How Brexit has reshaped the British novel

Illustration: Nate Kitch for Penguin

Brexit is here. Today the UK will officially leave the EU, more than three-and-a-half years after voting to quit. Frankly, it feels even longer, given the oceans of angry ink spilled on both sides of the debate. Who, you may wonder, is doing the necessary work of transforming the raw emotion of the most divisive political issue in a generation into words that can help us understand what has happened, and why, and what comes next? Or to put it another way: how has the British novel responded to Brexit?

For a recent example of how fiction has absorbed and reflected contemporary politics, look no further than Ireland, our near neighbour culturally and geographically. The country had a much starker financial crash than the UK after 2008, following the (not quite) endless rise of the Celtic Tiger years. The novels addressing the crash began to come a few years later, such as Anne Enright’s The Forgotten Waltz in 2011 and Claire Kilroy’s The Devil I Know in 2012. These are very different books, which could loosely be described as romance and satire respectively, but both take a sceptical backward look at what they see as the madness and vulgarity of pre-crash Ireland, blaming the materialist crescendo of the Celtic Tiger on the ruling class, with the writer looking sceptically on from outside. As we will see, the energy released by this process has led to a rich new period for Irish fiction – but will Brexit have the same effect in Britain?

The novels addressing Brexit that have been published so far have ranged from sinister to comic and much inbetween, and the motivations behind them have varied. Some works of fiction are formed by the historical moment and respond to it naturally; others grapple consciously with a State of the Nation approach; others still try to see ahead to where we might go next. But all do this by telling a story, zooming in on the detail to show how a political earthquake shakes people individually.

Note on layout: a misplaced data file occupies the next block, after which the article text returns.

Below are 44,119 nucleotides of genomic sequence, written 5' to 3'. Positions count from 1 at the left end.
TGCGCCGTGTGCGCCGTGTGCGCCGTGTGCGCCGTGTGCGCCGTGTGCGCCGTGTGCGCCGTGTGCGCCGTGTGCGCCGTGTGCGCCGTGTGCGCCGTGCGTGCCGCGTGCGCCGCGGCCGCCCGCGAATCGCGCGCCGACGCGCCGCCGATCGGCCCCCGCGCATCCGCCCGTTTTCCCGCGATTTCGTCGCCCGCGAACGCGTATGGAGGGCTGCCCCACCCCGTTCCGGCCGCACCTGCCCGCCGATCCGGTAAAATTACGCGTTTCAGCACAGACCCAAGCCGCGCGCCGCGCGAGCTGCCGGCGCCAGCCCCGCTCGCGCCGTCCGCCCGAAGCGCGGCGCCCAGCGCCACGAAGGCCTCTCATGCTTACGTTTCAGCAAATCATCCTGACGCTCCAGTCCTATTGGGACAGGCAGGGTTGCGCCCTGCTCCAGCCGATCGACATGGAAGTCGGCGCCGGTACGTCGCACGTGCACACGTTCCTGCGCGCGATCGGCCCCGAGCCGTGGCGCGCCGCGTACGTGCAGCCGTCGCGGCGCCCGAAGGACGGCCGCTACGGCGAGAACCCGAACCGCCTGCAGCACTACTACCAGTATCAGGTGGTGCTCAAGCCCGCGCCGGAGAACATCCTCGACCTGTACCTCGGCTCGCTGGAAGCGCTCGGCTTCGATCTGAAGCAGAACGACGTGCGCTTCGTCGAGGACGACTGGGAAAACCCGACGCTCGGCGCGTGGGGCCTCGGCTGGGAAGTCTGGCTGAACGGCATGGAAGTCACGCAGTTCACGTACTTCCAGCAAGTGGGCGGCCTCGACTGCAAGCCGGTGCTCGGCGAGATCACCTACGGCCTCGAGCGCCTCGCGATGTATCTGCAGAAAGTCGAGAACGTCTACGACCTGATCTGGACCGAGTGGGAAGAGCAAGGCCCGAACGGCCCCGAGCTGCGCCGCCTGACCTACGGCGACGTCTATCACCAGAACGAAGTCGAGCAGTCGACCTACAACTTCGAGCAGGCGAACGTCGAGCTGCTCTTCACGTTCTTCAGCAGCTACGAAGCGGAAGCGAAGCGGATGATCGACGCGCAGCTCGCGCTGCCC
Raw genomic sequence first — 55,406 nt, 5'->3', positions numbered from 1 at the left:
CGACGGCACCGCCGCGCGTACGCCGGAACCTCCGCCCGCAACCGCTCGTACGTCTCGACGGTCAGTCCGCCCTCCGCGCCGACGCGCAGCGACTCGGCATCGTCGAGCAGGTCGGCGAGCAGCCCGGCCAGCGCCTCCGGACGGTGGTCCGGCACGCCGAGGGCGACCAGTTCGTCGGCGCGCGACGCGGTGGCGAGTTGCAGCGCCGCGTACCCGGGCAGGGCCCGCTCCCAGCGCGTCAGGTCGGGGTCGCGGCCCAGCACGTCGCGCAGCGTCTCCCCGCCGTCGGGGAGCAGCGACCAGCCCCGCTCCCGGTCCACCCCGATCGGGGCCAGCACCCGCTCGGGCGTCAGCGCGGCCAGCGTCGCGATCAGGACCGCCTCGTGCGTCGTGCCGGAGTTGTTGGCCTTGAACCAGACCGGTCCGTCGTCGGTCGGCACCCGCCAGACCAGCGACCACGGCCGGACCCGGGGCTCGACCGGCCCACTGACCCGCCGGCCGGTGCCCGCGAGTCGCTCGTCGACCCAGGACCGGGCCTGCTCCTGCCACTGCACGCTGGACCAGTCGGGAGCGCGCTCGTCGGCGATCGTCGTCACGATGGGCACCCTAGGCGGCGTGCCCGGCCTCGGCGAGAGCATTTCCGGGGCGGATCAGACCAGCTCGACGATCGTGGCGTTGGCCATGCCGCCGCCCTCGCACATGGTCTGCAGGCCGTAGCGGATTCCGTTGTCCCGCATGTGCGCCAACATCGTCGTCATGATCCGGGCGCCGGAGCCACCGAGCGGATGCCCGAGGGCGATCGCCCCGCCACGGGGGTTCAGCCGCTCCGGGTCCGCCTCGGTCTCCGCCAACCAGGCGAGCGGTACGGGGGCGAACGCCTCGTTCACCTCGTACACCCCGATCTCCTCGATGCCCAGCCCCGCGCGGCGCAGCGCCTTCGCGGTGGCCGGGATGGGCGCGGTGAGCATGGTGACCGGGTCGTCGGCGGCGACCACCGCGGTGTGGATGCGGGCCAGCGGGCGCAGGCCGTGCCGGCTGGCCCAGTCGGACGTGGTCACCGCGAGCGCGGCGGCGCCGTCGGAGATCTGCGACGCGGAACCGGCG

There’s the out-and-out dystopia, which views Brexit as a symptom of a wider political horror story that has been gripping Britain lately. Sam Byers’ Perfidious Albion (2018) is set in an England where ‘Brexit has happened and is real.’ (This sentence from the blurb is a timely reminder that, two years ago, we were innocent enough to wonder whether Brexit really would go ahead.)

Byers’ world in the novel is a gross-out portrayal of political cynicism and internet culture, where reality is filtered through clickbait news and the alphabet soup of social media, featuring a UKIP-like political party called England Always. Perfidious Albion, Byers says, is not strictly about Brexit but is nonetheless ‘entirely about the forces that were unleashed by the referendum’ such as ‘the mainstreaming of far-right views.’ Like many Brexit novels, Perfidious Albion was begun before the EU referendum in 2016, but its dark world view seemed to fit perfectly the real-time effects of Brexit, which then became a focal point for the novel.

Brexit has also given us a range of novels which seek to represent more closely the political reality of our new world: the divided kingdom, the challenge to multiculturalism, the evergreen uncertainty. One of the most celebrated of these is Ali Smith’s Autumn (2016), published hard on the heels of the EU referendum. It riffs on Dickens’s A Tale of Two Cities as a way of discussing the split personality in our society that Brexit brought out of the shadows into the light: ‘All across the country, people felt it was the wrong thing. All across the country, people felt it was the right thing. All across the country, people felt they’d really lost. All across the country, people felt they’d really won.’

But Smith was clear, writing in the Guardian in 2019, that Brexit itself was a symptom, not a new condition. ‘Brexit’s divisions? they aren’t new. Brexit has just made them visible to us all.’ At one point in the novel, a character passes a house on which someone has painted GO HOME, and below is scrawled the response: WE ARE ALREADY HOME THANK YOU. Autumn was named by the New York Times as one of its ten books of the year, a portrait of the UK at a time of crisis, in sympathy with America’s own ‘perplexing moment’ after the election of Donald Trump.